In either browser, make sure you take the time to navigate to the Privacy and Security settings and adjust them to your preference. Some of the settings you can choose are to clear your browsing data/history, unselect the option to send usage statistics to the company, enable Do Not Track requests, etc.

Additionally, you can install an ad blocker extension/addon, such as uBlock Origin, in both browsers that serve as an additional line of defense against unwanted scripts running on websites that you visit. This can be easily obtained for free through the Chrome Web Store or Firefox Addons.

4. Secure your social media profiles

One common mistake that people make on social media platforms like Facebook and Instagram is that they have their profiles set to public. This means that anyone, anywhere can view your profile and all the content on it. This is great for a business page, but maybe not so much for your personal profile.

Every big social platform has privacy and security options. These can usually be found in the settings menu, where you can navigate to the relevant sections to adjust what you want to be seen. On Facebook, you have full control over who can see your posts and friends lists, as well as whether you can be searched by your email address or phone number.

Location settings – especially in mobile apps – are important to adjust as well. Snapchat is a big one for this, as people on your friends list can observe your location in real time through the Discover function unless you have disabled this feature and turned on “Ghost Mode.”

5. Consider using a VPN

Finally, if you want to take your security one step further, you can look into getting a VPN — that is, a virtual private network. VPNs have significant privacy advantages by encrypting your connection and acting basically as an intermediary between your device and the internet. They mask your IP address, which is basically as telling in the digital world as your home address is otherwise. The VPN works by routing your traffic through its own servers, and gives you the option to appear to be from any location of your choosing.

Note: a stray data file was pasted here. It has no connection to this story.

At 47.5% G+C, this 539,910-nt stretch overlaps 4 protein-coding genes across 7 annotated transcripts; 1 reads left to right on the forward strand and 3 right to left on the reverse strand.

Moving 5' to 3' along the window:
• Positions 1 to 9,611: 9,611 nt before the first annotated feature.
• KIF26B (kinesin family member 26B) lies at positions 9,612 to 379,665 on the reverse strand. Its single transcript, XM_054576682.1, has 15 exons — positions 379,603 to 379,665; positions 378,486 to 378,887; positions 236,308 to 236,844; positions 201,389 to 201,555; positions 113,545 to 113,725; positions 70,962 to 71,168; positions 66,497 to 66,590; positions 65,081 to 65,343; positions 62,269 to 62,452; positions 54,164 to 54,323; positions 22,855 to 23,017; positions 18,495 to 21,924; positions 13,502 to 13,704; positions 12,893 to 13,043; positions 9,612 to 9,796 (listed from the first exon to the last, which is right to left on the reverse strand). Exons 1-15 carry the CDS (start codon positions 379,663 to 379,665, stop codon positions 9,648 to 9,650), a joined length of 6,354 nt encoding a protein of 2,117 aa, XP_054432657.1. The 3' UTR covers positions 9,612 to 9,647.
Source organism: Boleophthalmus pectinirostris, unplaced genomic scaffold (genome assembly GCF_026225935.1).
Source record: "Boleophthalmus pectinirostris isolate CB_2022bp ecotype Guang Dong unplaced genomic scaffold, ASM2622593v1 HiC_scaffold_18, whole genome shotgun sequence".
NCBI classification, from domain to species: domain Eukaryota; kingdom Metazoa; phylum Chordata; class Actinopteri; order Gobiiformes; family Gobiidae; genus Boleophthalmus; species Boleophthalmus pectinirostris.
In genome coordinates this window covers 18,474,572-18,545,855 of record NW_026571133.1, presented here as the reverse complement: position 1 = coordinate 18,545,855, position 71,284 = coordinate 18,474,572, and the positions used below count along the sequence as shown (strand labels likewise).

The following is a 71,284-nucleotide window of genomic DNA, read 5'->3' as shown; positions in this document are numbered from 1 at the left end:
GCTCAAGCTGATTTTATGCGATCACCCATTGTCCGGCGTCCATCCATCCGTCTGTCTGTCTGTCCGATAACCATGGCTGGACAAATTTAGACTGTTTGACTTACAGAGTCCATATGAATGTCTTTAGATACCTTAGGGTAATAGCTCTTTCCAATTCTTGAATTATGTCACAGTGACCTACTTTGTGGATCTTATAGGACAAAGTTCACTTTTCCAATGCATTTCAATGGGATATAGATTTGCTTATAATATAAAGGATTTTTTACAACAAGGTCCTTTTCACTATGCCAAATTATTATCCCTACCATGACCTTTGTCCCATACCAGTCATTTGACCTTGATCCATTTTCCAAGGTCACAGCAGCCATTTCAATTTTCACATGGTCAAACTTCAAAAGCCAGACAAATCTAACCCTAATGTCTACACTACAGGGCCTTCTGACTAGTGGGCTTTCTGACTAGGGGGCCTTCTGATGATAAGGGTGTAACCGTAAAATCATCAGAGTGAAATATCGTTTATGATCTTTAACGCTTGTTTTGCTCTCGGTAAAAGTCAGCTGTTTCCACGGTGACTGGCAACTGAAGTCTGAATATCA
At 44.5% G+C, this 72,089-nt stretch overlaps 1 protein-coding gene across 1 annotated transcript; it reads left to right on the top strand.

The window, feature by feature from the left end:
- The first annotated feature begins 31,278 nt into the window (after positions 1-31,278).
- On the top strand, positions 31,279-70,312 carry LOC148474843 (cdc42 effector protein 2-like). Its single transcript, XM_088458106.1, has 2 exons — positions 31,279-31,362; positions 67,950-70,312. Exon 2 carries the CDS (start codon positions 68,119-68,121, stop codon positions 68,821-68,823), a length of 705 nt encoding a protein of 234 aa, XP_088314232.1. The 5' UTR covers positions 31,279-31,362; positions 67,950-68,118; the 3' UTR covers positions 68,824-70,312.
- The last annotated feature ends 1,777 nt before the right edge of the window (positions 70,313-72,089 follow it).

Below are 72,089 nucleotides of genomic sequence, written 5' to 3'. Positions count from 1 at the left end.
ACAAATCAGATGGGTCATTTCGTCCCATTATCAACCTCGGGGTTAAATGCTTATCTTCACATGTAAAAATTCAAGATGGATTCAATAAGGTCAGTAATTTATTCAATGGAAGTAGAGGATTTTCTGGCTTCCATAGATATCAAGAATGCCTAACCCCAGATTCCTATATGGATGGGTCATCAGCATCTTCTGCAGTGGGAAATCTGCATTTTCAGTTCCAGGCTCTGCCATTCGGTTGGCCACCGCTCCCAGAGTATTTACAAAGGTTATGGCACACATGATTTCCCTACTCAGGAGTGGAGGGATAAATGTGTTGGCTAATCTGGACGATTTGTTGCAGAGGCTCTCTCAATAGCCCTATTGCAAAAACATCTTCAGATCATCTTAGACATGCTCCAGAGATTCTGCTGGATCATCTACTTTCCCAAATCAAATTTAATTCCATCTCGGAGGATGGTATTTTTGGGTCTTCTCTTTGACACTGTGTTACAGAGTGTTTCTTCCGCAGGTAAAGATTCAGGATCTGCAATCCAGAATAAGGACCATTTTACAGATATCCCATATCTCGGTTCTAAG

But since you are relying on the VPN in this way, it’s important that you get a trustworthy one, such as F-Secure Freedome. Most free VPNs are unreliable at best or actively malicious at worst.

Overall, online security and privacy is what you make of it. But these simple steps will at least ensure that you’re going in the right direction. For more in-depth information on the topic, be sure to follow @CentryCyber on Twitter.

This article was written by Kristina Weber of Centry Global. If you would like help or have questions, feel free to contact us via email at info@centry.global! Be sure to subscribe to Centry Blog for original bi-weekly articles relevant to the security industry.

Finding a Due Diligence Provider for your Business and Why it Matters

Company risk manifests in a myriad of ways, some seemingly easy to overlook and others more obvious. One of the biggest risks in day to day operations for companies comes from third parties – distributors, potential employees, suppliers, service providers, contracts, clients, vendors, etc. Basically, anyone on the outside who encounters your business can potentially become a threat.